If that's the case then the right answer is a transistor + resistor setup, but depends a bit on the setup on the driver board for how that should be wired.

  3. #3
    Senior Member
    Join Date
    Apr 2013
    Posts
    1,928
    If your device is like
    http://wiki.kreitek.org/_media/proye...-datasheet.pdf
    Then it looks like it's intended for 5V operation with page 4 giving resistors for 12 or 24 V.
    So the basic way to do it is wire for 5V operation using transistors to turn 3.3V into 5V pretty much as shown on the diagram, though since it's a true isolator you could make it a bit simpler and put the transistors on the low side where it's easier to drive them from a 3.3V output.

    That said the drawing show a 270 ohm resistor in series with the opto for 5V operation. Page two of the data sheet for the opto specs a 1.3V voltage drop (probably an IR diode) for the diode itself. 5V-1.3V = 3.7V on the resistor. Ohms law gives 3.7V/270 ohms = 0.0137A or 13.7 mA actual current (not the 50mA in the data sheets). Which is within spec for the Teensy if you are careful. So an option is to swap out that resistor inside the driver module.

    3.3V-1.3V = 2V across new resistor. target Current is 0.0137 so 2V/0.0137= 145ohm resistor. So using a 150 ohm standard resistor should give you almost the same current (and therefore brightness) as the original 270ohm on 5V while not pushing the teensy past it's limits. Note you can also hit the max current Per teensy IC as well if you try and drive to many pins at close to their max rating so this only works if the plan has one or two drivers wired.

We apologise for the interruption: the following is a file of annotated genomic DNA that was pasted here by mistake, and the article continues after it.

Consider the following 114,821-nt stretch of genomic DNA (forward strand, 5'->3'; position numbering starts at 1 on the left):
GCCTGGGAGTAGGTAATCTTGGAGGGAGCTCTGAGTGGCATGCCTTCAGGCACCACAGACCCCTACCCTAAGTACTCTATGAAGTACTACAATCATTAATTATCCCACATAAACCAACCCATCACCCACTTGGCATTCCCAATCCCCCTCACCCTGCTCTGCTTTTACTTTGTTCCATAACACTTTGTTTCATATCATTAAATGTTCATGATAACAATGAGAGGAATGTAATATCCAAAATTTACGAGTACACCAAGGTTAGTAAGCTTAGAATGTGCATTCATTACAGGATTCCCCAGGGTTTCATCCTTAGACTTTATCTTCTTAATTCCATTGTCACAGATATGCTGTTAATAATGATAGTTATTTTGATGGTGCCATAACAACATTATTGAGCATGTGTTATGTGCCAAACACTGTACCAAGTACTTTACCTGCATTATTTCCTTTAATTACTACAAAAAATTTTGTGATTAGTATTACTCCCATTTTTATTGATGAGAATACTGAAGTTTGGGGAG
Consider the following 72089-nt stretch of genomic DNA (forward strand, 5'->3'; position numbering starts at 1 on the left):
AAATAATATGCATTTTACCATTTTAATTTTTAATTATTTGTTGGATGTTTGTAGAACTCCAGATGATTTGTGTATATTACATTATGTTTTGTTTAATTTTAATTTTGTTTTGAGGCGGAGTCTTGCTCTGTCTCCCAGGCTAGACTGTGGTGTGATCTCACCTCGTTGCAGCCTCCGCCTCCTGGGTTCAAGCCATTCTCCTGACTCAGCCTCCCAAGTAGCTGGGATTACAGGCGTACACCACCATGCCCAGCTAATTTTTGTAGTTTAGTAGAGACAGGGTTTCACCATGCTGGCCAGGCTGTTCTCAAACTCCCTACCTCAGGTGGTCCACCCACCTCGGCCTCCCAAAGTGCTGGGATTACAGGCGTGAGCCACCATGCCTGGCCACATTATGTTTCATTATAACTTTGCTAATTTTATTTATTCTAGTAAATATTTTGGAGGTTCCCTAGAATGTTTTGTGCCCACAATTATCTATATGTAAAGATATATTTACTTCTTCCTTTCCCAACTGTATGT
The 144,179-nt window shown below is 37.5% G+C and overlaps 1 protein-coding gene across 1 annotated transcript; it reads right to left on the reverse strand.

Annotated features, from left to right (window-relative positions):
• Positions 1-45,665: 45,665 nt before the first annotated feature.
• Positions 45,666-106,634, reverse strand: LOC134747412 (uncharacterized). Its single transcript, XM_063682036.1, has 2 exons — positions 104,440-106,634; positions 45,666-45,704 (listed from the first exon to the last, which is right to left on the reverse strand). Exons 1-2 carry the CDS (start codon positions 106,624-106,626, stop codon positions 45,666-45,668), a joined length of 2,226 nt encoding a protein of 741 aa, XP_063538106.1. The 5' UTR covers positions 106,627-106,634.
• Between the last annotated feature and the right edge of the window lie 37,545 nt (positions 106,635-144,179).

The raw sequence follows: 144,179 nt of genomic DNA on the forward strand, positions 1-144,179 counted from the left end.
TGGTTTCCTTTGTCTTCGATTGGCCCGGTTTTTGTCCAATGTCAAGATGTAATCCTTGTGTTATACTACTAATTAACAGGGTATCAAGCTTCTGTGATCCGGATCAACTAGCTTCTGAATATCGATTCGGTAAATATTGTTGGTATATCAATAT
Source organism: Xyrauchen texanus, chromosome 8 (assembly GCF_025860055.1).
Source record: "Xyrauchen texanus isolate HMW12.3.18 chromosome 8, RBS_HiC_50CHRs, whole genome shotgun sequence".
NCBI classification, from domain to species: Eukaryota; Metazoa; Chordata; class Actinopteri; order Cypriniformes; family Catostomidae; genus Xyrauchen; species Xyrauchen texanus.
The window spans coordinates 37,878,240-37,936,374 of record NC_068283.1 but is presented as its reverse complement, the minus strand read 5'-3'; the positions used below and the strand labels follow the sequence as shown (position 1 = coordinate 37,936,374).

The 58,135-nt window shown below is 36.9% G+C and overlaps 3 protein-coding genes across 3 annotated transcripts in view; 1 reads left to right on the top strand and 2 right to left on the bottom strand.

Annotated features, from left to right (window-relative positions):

In this case it suggests that the original problem is that the opto is just barely triggering on true 3.3V, but the slightly lower pin voltage is not getting enough current to reliably turn on the opto. Note the above surgery voids all warranties and shouldn't be undertaken unless you understand what you are doing and have double checked the numbers above against what is actually in front of you. Reality trumps theory from some random guy on the internet every time.

  4. #4
    Junior Member
    Join Date
    Jul 2014
    Location
    Australia
    Posts
    3
    Hi GremlinWrangler.
    Thanks for your insights.
    My driver is exactly the one you indicated but I didn't replace the 270 Ohm resistor (which is an SMD) but rather put a 330 Ohm resistor in parallel with it giving me close to 150 Ohm.
    It is now working beautifully with the Teensy!
    Reality has shown that this random guy from the internet had the right theory.
    Cheers.

  5. #5
    Senior Member
    Join Date
    Apr 2013
    Posts
    1,928
    Glad to hear you got it working, and succeeded in hacking a SMD design to your bidding. Always a little bit exciting when you dive into things at that scale.

  6. #6
    Junior Member
    Join Date
    Jul 2014
    Location
    Australia
    Posts
    3
    Here's my hack. Not pretty soldering but very effective. Thanks again.

    Click image for larger version. 

Name:	Stepper driver hack.jpg 
Views:	65 
Size:	96.3 KB 
ID:	11184

Posting Permissions

  • You may not post new threads
  • You may not post replies
  • You may not post attachments
  • You may not edit your posts
  •